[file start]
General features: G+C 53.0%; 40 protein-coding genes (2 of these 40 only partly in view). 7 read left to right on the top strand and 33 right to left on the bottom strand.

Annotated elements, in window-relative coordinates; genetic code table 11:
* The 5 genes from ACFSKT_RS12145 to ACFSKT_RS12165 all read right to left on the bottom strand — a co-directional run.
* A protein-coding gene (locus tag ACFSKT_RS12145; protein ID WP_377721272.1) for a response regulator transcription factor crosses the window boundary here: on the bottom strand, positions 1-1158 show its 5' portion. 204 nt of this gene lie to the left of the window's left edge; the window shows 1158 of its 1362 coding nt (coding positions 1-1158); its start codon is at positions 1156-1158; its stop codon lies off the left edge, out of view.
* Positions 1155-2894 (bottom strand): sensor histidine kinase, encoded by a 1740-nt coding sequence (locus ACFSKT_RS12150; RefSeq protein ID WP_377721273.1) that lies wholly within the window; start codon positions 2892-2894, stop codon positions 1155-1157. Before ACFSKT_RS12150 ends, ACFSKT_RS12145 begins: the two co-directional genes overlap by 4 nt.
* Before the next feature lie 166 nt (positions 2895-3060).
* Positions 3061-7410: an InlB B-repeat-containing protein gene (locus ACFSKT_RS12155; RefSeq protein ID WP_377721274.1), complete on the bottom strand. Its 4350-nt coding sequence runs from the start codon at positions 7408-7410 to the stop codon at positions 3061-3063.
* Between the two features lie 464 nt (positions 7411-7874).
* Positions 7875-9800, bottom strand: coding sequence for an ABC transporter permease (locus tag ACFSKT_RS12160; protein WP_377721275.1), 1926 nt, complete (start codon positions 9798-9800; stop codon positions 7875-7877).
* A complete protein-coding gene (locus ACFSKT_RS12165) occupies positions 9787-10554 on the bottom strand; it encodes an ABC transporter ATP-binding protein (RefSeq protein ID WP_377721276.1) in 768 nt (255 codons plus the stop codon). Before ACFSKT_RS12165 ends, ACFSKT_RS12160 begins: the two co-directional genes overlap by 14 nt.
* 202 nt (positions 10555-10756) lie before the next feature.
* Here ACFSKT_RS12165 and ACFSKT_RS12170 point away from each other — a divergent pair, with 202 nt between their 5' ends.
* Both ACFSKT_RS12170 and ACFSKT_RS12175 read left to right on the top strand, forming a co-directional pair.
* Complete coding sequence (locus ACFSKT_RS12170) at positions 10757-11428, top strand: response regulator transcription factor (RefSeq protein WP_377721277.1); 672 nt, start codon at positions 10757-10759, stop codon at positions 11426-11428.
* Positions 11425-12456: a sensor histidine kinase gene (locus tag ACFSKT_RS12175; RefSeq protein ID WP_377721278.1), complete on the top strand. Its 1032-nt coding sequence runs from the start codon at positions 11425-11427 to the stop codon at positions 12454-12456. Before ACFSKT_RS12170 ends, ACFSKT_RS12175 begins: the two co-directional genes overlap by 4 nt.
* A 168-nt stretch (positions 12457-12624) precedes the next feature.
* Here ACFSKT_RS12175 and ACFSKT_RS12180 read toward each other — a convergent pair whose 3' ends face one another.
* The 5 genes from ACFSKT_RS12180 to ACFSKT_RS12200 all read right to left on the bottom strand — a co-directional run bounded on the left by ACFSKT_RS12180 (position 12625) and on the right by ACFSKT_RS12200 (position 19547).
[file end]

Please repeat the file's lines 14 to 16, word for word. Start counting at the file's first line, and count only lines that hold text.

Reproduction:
* Complete coding sequence (locus ACFSKT_RS12170) at positions 10757-11428, top strand: response regulator transcription factor (RefSeq protein WP_377721277.1); 672 nt, start codon at positions 10757-10759, stop codon at positions 11426-11428.
* Positions 11425-12456: a sensor histidine kinase gene (locus tag ACFSKT_RS12175; RefSeq protein ID WP_377721278.1), complete on the top strand. Its 1032-nt coding sequence runs from the start codon at positions 11425-11427 to the stop codon at positions 12454-12456. Before ACFSKT_RS12170 ends, ACFSKT_RS12175 begins: the two co-directional genes overlap by 4 nt.
* A 168-nt stretch (positions 12457-12624) precedes the next feature.